Rep. Garret Graves (R-LA), one of McCarthy’s top negotiators, said the White House was unwilling to move on work requirements, causing a major hang-up in talks. The work requirements House Republicans are trying to put in the debt ceiling bill would apply only to able-bodied adults with no dependents and is a nonstarter in any compromise with the White House to raise the debt limit.

Rank-and-file lawmakers unhappy with details

Getting a deal finalized is only the first step in the legislative battle, as party leaders will then need to go back to the rank and file to sell the agreement as a winning arrangement.

Several lawmakers on both sides of the aisle have already expressed their opposition to the debt ceiling deal even before the details have been finalized, with some threatening to vote against the measure if it doesn’t meet their demands.

After seeing details of the leaked debt ceiling deal on Thursday afternoon, Republicans on the House Freedom Caucus wrote a letter to McCarthy urging him to “hold the line” and not accept anything less than what was included in the speaker’s debt limit bill that was passed by the House last month. Furthermore, the group pressed McCarthy to include additional provisions in the deal, such as measures that were passed in the GOP-led border bill.

“Despite claiming he would be ‘blameless,’ President Biden is entirely responsible for any breach in the debt ceiling, period,” the caucus wrote. “Mr. Speaker, the only hope for transformative change in Washington comes from a unified House Republican Conference. You have that. We are behind you. Use our unity to make history.”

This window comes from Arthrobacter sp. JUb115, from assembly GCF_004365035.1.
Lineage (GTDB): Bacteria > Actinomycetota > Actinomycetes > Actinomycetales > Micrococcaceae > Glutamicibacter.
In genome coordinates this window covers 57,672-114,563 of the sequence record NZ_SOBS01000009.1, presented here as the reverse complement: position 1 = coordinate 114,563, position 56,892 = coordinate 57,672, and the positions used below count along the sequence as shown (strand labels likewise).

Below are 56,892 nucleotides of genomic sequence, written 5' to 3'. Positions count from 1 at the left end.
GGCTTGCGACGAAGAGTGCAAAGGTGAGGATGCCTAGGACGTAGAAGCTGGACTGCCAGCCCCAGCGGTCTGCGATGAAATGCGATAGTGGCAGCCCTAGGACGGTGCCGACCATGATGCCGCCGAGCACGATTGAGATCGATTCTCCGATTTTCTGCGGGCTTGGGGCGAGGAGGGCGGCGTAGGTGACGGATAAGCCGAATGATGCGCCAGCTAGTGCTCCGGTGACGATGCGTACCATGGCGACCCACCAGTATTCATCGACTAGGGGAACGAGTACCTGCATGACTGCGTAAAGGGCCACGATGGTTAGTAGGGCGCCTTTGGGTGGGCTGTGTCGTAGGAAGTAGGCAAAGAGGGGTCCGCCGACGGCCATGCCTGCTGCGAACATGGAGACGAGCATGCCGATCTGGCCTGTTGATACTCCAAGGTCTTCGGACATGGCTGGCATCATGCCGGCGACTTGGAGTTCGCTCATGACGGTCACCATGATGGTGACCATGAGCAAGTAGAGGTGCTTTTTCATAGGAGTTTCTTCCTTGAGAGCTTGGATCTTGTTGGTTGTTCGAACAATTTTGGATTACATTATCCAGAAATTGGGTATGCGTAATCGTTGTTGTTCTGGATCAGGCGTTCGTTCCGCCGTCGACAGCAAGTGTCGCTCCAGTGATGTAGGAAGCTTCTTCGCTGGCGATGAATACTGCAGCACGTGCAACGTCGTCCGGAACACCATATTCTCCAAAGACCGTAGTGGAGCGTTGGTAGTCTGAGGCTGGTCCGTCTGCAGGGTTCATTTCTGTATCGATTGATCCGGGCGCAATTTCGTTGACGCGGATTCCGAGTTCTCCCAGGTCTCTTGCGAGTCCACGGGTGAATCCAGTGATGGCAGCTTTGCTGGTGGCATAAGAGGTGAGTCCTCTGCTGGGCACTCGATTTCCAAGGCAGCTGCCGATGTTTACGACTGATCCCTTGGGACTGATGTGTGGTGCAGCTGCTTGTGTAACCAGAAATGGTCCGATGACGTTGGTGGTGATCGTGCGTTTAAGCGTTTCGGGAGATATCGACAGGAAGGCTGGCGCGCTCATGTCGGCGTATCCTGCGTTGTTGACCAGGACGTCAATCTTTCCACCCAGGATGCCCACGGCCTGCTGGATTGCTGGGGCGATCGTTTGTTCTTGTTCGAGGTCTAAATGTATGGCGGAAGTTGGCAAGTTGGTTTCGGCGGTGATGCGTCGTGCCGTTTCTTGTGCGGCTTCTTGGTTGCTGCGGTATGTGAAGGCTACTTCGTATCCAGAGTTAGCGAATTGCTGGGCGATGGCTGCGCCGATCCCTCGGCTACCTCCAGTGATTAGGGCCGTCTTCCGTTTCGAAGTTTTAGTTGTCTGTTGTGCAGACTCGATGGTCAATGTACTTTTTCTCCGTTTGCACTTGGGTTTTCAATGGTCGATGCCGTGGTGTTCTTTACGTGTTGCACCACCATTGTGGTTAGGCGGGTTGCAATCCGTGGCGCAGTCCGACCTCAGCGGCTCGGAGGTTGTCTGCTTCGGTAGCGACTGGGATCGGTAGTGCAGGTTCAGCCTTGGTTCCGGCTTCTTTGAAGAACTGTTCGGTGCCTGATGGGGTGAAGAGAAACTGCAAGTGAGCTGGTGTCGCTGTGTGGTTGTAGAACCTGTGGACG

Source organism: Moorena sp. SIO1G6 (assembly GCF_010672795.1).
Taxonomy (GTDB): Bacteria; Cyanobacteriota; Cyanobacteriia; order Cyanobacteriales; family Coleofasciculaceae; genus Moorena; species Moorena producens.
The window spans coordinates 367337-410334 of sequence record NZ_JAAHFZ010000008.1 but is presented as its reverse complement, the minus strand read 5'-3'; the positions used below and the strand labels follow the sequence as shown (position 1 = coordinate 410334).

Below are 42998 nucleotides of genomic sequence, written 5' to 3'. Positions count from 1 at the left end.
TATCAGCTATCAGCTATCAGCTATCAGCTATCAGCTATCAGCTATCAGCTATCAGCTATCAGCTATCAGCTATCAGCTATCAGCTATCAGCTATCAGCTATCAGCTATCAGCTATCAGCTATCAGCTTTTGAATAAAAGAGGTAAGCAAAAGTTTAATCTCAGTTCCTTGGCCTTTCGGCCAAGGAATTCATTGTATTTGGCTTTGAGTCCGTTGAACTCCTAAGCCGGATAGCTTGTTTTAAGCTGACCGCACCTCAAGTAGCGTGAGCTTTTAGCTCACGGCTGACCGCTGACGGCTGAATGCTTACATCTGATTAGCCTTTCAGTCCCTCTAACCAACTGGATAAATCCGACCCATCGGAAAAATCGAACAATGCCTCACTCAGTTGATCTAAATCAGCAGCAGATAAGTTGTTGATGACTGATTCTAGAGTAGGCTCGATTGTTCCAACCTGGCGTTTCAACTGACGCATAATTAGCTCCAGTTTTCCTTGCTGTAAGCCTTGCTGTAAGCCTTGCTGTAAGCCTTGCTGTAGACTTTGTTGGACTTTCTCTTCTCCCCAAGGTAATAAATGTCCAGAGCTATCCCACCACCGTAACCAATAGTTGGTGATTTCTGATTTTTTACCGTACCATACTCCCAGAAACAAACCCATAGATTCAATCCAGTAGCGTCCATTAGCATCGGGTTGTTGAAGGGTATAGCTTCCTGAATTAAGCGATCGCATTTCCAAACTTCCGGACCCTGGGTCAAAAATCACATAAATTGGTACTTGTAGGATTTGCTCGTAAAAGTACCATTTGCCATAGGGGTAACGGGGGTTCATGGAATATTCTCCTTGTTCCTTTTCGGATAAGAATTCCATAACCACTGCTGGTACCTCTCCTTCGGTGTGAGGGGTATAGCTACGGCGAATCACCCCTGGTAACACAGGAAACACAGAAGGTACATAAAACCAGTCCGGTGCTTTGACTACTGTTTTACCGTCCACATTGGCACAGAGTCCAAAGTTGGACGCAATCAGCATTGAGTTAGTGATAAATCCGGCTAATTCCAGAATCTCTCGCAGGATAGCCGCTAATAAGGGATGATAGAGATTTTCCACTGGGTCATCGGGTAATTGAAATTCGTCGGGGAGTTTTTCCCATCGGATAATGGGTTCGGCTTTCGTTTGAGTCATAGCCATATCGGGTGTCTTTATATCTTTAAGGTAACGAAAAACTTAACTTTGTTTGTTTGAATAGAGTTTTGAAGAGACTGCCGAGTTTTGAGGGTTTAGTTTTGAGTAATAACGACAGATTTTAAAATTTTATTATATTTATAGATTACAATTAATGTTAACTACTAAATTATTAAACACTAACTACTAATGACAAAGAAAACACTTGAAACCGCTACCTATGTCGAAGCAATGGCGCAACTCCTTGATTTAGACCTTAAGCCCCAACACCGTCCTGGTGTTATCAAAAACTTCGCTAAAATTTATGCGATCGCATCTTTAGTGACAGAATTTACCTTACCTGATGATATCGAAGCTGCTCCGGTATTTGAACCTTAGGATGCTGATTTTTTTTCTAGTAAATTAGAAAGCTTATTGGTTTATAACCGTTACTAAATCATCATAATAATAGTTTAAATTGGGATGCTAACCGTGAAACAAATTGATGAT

Meanwhile, Democrats have also expressed frustration with the proposed deal, especially on the matter of work requirements. Party leaders spoke with White House officials on Thursday afternoon to relay these concerns, warning they can’t assume Democrats will back any deal that Biden signs off on, according to PunchBowl News. 

With opposition on both sides, it makes it that much more difficult to get the 218 votes needed to pass legislation through the House — especially if both Democrats and Republicans threaten to withhold their support.

What comes next? 

Negotiators are hoping to finalize a deal by the end of Friday or Saturday at the latest, after which lawmakers will take one or two days to write the legislation. After that, the bill must be available for review for at least 72 hours before being considered for a vote, according to House rules.


That means the earliest a vote could take place in the House is Wednesday, just one day before the default deadline. After that, the legislation will be passed to the Senate, where it could take a few days before it’s passed and sent to Biden’s desk for his signature.

The last-minute time crunch comes as the House broke for recess on Thursday afternoon for the holiday weekend, with some Democrats grumbling that lawmakers should stay in Washington until a deal is made. McCarthy said he would remain in Washington for the weekend to continue working on a deal.

© 2023 Washington Examiner